One thing he wrote on, about which I’m still somewhat unsure how I feel, is the topic of gays. On one hand, his approach seemed level-headed: no persecution. If I recall correctly, and I may not, I think he says that gays are a natural part of the human spectrum. He never actually said there is anything inherently evil in gays. However, he was clear that, while people identifying as homosexual would be left unbothered to live their personal dharmas, in a Dharma Nation there would be no such thing as equality as is known (attempted?) today. There would be no pride events. No marriage afforded to gays. All gays would be expected to live “in the closet.” Acharya is very clear that marriage is an integral part of the structure of societies, without which society would fall. He’s also very clear that marriage is strictly defined as male-female.

Actually, I started the last paragraph saying I’m still unsure how I feel about this. I lied. I’m quite sure. I disagree about as much as a person can in this regard. I do appreciate his level-headed, mostly non-violent approach to gays, but beyond that his view on this goes against my better reasoning.

For anyone who isn’t familiar with Sri Dharma Pravartaka Acharya religious leaning, I’ll let you know that he’s a strict Vaishnava leader. This isn’t for me, but it’s just fine. In fact, for a brief time, I considered converting to Vaishnavism, with Acharya-ji as my guru. The mantra of his lineage doesn’t mean much to me. Vaishnavism isn’t entirely appealing to me(this is not to imply there’s anything at all wrong with it!), but I was hopeful that this American, non-Indian guru could be the center of my religious home.

I plan to purchase and read one other of Acharya’s books, and will likely write my own review of it as well, but through the Dharma Manifesto I’ve learned much, and a few things have become clear to me.

  1. It’s very likely that Sri Dharma Pravartaka Acharya will never truly be a leader I look to for guidance.
  2. It’s very likely that I’ll never be a Vaishnav. (Again, this isn’t to knock Vaishnavism in any way. This is just to say that through the example set by this particular Vaishnav leader, as well as the general example set by most of ISKCON-which I think Acharya-ji has ties to anyway, Vaishnavism isn’t home for me. My sincerest kudos to those who are able to find peace by taking refuge within the many folds of Vaishnavism.)
  3. Although I was really excited to have found a politico-Hindu book (it’s still the only book of its kind that I’m aware of or possess), and greatly looked forward to finally having my own political compass, I can safely say that I will likely never call myself a Dharma Nationalist.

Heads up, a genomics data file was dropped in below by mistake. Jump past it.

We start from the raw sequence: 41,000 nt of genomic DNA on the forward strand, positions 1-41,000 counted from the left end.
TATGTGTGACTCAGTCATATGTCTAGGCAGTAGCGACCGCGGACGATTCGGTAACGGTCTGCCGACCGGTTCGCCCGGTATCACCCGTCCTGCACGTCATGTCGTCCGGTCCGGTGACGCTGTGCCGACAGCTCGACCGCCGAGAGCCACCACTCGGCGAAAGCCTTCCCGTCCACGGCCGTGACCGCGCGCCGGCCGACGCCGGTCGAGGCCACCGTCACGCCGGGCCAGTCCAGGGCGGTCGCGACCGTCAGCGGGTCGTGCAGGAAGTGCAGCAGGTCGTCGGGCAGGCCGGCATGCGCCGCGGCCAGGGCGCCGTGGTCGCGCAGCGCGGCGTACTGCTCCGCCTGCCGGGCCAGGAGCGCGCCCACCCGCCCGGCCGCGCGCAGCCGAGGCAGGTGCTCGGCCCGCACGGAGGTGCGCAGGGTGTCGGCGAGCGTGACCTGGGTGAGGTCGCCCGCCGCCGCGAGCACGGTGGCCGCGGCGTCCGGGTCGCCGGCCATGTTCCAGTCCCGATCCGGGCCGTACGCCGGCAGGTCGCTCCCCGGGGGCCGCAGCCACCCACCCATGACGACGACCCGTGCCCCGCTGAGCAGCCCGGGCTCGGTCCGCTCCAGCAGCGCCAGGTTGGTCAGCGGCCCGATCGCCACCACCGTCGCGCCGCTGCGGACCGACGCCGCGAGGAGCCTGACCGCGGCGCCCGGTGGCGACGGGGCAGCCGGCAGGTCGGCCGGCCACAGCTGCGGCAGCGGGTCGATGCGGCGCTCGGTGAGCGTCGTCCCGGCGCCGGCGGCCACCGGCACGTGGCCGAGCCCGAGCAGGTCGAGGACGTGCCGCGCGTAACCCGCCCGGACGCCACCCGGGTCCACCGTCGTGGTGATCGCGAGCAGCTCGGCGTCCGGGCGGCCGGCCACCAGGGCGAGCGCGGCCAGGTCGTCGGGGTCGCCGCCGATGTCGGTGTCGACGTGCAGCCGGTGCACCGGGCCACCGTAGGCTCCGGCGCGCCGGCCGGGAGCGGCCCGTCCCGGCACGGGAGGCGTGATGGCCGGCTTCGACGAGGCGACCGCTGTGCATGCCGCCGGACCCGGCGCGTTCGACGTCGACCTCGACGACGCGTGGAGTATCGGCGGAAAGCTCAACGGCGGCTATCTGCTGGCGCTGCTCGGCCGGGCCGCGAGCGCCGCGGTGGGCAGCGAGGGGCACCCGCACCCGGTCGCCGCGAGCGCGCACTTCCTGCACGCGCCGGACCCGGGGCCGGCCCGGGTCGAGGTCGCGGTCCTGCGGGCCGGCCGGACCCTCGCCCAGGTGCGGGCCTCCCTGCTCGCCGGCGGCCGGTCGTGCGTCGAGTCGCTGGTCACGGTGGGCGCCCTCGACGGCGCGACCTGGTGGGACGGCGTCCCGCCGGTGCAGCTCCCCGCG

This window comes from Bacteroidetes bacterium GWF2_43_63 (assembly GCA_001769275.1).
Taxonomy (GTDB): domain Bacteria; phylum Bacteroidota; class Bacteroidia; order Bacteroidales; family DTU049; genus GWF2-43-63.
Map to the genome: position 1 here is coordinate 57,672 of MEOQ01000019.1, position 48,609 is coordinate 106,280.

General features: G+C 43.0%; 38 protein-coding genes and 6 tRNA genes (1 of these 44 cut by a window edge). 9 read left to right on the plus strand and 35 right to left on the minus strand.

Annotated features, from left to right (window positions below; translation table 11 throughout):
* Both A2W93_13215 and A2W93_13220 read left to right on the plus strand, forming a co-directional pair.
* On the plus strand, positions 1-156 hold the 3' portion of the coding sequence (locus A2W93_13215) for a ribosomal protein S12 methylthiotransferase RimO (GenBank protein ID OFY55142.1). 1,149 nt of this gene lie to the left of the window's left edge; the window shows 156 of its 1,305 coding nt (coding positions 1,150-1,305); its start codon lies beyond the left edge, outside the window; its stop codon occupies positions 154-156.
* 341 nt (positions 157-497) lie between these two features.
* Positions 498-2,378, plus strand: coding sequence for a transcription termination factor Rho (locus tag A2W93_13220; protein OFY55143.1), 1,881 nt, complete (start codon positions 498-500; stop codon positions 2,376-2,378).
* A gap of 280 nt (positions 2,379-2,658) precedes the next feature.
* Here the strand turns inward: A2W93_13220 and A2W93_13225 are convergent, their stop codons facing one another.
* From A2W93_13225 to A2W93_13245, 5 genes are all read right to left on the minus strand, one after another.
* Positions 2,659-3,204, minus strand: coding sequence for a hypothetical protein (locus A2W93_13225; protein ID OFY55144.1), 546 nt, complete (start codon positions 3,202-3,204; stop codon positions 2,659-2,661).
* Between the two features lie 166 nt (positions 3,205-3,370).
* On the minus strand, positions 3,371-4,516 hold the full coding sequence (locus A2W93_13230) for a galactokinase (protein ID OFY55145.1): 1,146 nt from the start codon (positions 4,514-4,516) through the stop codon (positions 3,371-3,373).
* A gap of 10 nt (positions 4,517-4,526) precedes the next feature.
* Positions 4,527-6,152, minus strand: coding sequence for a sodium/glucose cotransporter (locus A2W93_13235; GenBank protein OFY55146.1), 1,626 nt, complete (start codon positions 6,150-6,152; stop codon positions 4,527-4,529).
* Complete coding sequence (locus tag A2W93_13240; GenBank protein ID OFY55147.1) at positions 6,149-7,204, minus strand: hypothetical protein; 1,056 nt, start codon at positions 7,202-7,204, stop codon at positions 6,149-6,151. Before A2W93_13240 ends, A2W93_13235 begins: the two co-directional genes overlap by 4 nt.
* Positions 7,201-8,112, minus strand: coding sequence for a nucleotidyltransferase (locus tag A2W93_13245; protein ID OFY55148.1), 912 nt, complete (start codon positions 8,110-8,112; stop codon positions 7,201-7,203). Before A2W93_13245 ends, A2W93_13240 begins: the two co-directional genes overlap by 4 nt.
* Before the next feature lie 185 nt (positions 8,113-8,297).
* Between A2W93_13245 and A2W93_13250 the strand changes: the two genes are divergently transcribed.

Om Shanti!

Dharma Nationalist?

Some time ago, in a manner which I now forget, I came to know of a guru/acharya from Nebraska. He’s known as Sri Dharma Pravartaka Acharya. As far as the Hindu Dharma is concerned, he’s unique and is really a record setter. Among other accomplishments, he was the first like his self to hold the positions he’s held and he’s certainly the first (since ancient times) to convey brahmana thread to a female. The reactions he’s received as the result of his actions have been enough to prove that he’s not afraid to make waves for humanity’s betterment. I can also vouche, based on personal communication with him, that he’s attentive, super intelligent, and possesses a kind of “shanti” you almost wouldn’t expect. I can’t say he’s a personal guru of mine, but I can say, at least at this point, he seems very worthy of the devotion. He wrote a book, among others, called The Dharma Manifesto. He is the founder of the Dharma Nation Movement, which is meant for “Instantiating Natural Law in Modern Government,” and which seems very interesting to me.

Truth be told, I’m about as familiar with any form of politics as I am with variations of the Chinese language. That is to say, not very. I ordered a copy of The Dharma Manifesto for two main reasons: I enjoy having unique books in my personal library, especially ones pertaining to my own Dharma (this book is currently the first and only “hindu” book I own on politics), and I’m hoping this book will serve as a nice inexpensive investment in my political education. It’s ordered/shipped by Lulu and I was glad to see it arrive actually quite soon after ordering. The Manifesto seems pretty comprehensive, with chapters/subchapters like,

  • Dharma Nationalism and Electoral Politics
  • Usury
  • Flat Tax
  • Ownership Society
  • Class Cooperation… not Class War
  • Neither Capitalism, Nor Socialism
  • Economics
  • Sanskrit: The Universal Language
  • United Nations
  • Russia Policy/E.U. Policy/Isreal Policy/India Policy/Pakistan Policy/China Policy
  • Population Planning and Balance
  • Same Sex Marriage/LGBT Issues
  • Environmental Sustainability and Protection
  • Immigration
  • Strong National Defense
  • Energy Policy/Health Policy
  • Abortion
  • Judiaism/Pauline Christianity/Islam
  • Marxism/Atheism/Satanism

Those listed above are actually mostly subchapters, but should still offer a taste of what the Manifesto will cover.

According to the Dharma Nation website, “Our goal is to establish a government in which the eternal principles of Natural Law are institutionally instantiated, and to create a world of peace, justice, spirituality, reason, and joy.”

I feel like pointing out that Acharya-ji is a sure Vaishnav- which is not a bad thing in the least. The book’s dedications go to two people, one of which is the founder of the Hare Krishna Movement.

I’ve read most of the introduction so far, and have decided to start over, highlighter in hand. (Note: Highlighting in books is typically not my preference, but since I’m generally so clueless about anything political, I’m making an exception on the basis of “quick reference”) If anyone reading this has this book, or is planning to have it, and has any interest in doing an informal kind of book club or otherwise discuss anything they’re read in it, I’d be thrilled.

Om Shanti